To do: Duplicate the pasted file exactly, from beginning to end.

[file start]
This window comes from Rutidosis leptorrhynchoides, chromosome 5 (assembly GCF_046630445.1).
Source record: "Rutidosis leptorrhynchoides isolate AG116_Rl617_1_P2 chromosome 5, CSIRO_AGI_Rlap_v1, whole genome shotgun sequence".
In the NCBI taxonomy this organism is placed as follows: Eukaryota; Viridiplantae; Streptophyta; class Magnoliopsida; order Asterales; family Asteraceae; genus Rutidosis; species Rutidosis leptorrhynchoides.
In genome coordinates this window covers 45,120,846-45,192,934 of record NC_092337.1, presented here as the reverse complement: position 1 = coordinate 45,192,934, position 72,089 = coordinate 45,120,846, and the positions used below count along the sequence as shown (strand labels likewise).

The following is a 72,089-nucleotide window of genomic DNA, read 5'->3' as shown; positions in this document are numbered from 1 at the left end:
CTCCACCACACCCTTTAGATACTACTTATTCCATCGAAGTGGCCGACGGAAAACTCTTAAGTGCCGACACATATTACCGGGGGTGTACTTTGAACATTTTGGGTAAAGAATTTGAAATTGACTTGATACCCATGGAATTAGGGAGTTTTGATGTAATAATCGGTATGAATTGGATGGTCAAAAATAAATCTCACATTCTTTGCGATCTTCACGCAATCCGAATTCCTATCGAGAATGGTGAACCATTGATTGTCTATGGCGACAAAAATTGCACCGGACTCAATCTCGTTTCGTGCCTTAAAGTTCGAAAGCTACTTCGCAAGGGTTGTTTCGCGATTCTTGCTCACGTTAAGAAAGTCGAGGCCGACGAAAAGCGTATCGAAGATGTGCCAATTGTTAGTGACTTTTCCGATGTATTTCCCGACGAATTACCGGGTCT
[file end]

This window comes from Rutidosis leptorrhynchoides, chromosome 5 (assembly GCF_046630445.1).
Source record: "Rutidosis leptorrhynchoides isolate AG116_Rl617_1_P2 chromosome 5, CSIRO_AGI_Rlap_v1, whole genome shotgun sequence".
In the NCBI taxonomy this organism is placed as follows: Eukaryota; Viridiplantae; Streptophyta; class Magnoliopsida; order Asterales; family Asteraceae; genus Rutidosis; species Rutidosis leptorrhynchoides.
In genome coordinates this window covers 45,120,846-45,192,934 of record NC_092337.1, presented here as the reverse complement: position 1 = coordinate 45,192,934, position 72,089 = coordinate 45,120,846, and the positions used below count along the sequence as shown (strand labels likewise).

The following is a 72,089-nucleotide window of genomic DNA, read 5'->3' as shown; positions in this document are numbered from 1 at the left end:
CTCCACCACACCCTTTAGATACTACTTATTCCATCGAAGTGGCCGACGGAAAACTCTTAAGTGCCGACACATATTACCGGGGGTGTACTTTGAACATTTTGGGTAAAGAATTTGAAATTGACTTGATACCCATGGAATTAGGGAGTTTTGATGTAATAATCGGTATGAATTGGATGGTCAAAAATAAATCTCACATTCTTTGCGATCTTCACGCAATCCGAATTCCTATCGAGAATGGTGAACCATTGATTGTCTATGGCGACAAAAATTGCACCGGACTCAATCTCGTTTCGTGCCTTAAAGTTCGAAAGCTACTTCGCAAGGGTTGTTTCGCGATTCTTGCTCACGTTAAGAAAGTCGAGGCCGACGAAAAGCGTATCGAAGATGTGCCAATTGTTAGTGACTTTTCCGATGTATTTCCCGACGAATTACCGGGTCT